Research centers are an important part of the graduate and undergraduate research carried out in the department, and significantly increase the interaction between students and industry.
The BioFrontiers Institute, formerly the Colorado Initiative in Molecular Biotechnology (CIMB), was founded at the University of Colorado to:
The BioFrontiers Institute is uniquely defined both by its excellent researchers and leadership, and by the scientific and geographical ecosystem that empowers their work.
The Institute is housed in the state-of-the-art Jennie Smoly Caruthers Biotechnology Building on CU-Boulder’s East Campus. This new facility brings together the Initiative’s scientific passion and drive with the resources it takes to explore critical areas of unknown biology and translate that knowledge into applications that will advance human health and welfare.
The Mechanical Engineering and Chemical and Biological Engineering Departments currently have a National Science Foundation Center for Membrane Applied Science and Technology (MAST) that is funded by NSF, industrial sponsors, the Colorado Commission on Higher Education, and the University of Colorado. In addition to Chemical and Biological Engineering, faculty from Chemistry and Mechanical Engineering and faculty from other Colorado schools have projects with the center.
The Center for Pharmaceutical Biotechnology is jointly run by the Department of Chemical Engineering and the School of Pharmacy and is funded by industrial sponsors. The Center is divided into three research cores: (i) pharmaceutics, covering drug stability and drug delivery research, (ii) molecular biology, where recombinant DNA technology is employed to identify new drug targets, synthesize macromolecular therapeutics, and understand the molecular basis of disease, and (iii) analytical chemistry, where new methods are developed to characterize macromolecular structure, in vivo drug concentrations, and drug purity.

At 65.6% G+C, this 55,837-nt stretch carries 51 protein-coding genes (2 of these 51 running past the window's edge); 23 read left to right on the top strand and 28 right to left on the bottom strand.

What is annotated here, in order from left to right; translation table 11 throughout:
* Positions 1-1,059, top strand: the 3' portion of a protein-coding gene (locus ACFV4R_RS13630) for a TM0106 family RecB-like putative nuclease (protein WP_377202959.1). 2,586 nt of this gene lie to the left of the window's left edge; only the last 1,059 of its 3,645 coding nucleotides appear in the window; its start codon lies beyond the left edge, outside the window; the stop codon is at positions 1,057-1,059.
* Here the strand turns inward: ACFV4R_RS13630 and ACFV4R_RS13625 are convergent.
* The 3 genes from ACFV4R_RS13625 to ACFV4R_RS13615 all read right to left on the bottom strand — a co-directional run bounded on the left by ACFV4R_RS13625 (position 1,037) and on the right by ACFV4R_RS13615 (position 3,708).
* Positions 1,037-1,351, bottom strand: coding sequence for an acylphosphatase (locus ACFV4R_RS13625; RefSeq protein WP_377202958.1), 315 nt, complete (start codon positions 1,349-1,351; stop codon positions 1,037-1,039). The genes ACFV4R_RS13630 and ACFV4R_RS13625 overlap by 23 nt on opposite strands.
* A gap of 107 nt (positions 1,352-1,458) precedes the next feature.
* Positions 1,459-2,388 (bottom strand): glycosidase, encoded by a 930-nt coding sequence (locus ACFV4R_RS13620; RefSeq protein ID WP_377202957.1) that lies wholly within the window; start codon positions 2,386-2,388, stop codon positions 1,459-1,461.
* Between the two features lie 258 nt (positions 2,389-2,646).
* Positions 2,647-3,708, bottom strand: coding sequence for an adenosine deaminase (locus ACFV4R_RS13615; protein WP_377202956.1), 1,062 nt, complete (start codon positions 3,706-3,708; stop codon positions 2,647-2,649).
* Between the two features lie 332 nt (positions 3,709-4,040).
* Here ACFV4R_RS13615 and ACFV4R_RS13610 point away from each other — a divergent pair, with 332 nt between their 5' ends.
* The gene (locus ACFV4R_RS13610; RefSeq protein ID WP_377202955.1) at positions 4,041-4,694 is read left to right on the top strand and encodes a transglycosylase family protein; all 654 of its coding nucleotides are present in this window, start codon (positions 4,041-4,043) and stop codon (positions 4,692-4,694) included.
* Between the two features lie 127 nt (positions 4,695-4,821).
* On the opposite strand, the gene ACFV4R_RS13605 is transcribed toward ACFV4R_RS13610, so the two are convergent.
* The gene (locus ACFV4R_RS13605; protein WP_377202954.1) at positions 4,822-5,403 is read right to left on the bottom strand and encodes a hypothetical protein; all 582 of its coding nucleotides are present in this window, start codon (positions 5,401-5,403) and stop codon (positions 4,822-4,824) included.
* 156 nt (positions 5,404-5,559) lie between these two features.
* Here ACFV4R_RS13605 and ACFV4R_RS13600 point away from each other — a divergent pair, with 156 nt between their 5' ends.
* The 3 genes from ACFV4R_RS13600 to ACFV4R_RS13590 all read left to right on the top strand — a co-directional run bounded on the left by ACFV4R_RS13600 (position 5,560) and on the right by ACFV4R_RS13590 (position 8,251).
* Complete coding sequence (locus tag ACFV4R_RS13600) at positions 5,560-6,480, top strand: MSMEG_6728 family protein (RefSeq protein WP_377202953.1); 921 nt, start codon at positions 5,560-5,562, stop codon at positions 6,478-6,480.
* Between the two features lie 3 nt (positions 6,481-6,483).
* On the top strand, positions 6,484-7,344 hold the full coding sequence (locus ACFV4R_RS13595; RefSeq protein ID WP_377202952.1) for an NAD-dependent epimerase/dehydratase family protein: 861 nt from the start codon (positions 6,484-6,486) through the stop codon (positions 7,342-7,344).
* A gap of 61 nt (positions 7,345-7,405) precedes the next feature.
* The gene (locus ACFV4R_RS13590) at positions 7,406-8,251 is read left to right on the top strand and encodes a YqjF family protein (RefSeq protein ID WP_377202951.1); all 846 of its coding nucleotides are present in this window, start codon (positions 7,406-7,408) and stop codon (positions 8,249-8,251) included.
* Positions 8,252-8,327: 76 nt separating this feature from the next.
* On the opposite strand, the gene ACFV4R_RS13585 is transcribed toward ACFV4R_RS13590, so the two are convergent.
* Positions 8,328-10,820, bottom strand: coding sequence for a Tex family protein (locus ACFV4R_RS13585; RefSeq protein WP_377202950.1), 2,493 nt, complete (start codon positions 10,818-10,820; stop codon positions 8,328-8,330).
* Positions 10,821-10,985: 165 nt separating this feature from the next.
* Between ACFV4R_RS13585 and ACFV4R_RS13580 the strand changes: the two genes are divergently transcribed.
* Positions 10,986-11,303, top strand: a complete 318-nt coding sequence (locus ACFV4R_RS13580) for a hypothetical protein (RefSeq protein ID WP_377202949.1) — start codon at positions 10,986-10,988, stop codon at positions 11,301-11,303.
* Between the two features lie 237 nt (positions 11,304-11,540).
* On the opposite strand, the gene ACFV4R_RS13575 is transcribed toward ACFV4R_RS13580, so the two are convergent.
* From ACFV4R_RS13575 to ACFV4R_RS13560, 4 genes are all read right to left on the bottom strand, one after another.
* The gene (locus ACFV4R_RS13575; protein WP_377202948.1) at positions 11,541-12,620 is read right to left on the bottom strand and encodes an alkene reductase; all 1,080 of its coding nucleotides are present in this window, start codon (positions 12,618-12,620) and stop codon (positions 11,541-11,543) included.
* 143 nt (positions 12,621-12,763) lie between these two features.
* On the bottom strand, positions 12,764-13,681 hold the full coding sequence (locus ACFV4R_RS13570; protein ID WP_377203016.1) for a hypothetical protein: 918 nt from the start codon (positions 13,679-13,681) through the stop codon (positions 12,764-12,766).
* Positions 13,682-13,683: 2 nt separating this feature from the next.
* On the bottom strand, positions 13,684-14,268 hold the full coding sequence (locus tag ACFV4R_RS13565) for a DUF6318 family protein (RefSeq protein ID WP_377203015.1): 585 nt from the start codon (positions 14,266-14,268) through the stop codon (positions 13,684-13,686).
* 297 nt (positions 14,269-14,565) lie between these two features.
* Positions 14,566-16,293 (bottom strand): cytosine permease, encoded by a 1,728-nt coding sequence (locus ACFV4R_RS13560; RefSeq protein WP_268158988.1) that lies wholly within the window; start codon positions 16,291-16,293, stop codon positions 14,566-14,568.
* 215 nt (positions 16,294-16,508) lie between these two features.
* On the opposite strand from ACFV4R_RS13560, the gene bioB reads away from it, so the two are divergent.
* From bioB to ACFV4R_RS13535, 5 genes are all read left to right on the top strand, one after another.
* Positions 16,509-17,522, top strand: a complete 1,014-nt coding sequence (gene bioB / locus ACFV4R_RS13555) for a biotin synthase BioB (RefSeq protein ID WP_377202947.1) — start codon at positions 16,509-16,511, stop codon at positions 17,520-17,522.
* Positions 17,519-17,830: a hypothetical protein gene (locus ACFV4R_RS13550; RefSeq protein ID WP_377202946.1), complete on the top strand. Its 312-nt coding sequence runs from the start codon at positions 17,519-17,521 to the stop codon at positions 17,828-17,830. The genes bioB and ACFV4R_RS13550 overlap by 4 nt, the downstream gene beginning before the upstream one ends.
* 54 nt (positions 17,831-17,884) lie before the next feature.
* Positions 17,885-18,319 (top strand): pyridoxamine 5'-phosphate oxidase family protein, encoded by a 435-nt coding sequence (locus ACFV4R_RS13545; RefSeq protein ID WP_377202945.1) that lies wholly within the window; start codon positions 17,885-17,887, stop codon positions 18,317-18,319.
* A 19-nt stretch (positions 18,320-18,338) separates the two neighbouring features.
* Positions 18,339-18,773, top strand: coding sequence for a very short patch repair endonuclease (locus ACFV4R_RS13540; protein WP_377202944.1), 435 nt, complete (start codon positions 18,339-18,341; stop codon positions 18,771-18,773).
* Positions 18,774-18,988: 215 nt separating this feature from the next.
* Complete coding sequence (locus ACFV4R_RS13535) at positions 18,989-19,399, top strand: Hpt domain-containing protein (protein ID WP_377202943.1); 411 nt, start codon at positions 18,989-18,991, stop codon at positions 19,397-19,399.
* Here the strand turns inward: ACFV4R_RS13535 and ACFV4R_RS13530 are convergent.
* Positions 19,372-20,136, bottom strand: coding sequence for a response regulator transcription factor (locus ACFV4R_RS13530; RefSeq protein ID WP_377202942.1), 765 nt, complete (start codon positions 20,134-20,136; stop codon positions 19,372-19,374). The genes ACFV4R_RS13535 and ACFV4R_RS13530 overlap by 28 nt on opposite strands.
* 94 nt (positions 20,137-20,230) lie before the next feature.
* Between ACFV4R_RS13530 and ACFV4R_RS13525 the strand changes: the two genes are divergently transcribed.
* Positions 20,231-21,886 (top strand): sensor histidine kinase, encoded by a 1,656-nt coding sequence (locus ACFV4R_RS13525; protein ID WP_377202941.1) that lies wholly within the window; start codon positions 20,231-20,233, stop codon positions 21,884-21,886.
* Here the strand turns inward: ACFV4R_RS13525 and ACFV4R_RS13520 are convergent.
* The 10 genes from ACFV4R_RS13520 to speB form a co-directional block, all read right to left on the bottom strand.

The Industry/University Cooperative Research Center for Fundamentals and Application of Photopolymerization is operated jointly with the University of Iowa. It is currently funded by six companies and NSF. The center strives to increase the understanding of kinetics and mechanics of photopolymerizations and their applications. In addition, the center strives to create an interface between industrial scientists and the academics.
RASEI reflects a three pronged approach through discovery, transformation, and entrepreneurship in linking the University's research in renewable and sustainable energy with climate and environmental science, behavioral science, and policy analysis, to name a few.
RASEI was developed to solve the energy crisis through research, education and technology. The Institue was launched in 2006 by co-directors Carl Koval of the Chemistry and Biochemistry department at the University of Colorado at Boulder and Ray Stutts of the National Renewable Energy Laboratory (NREL).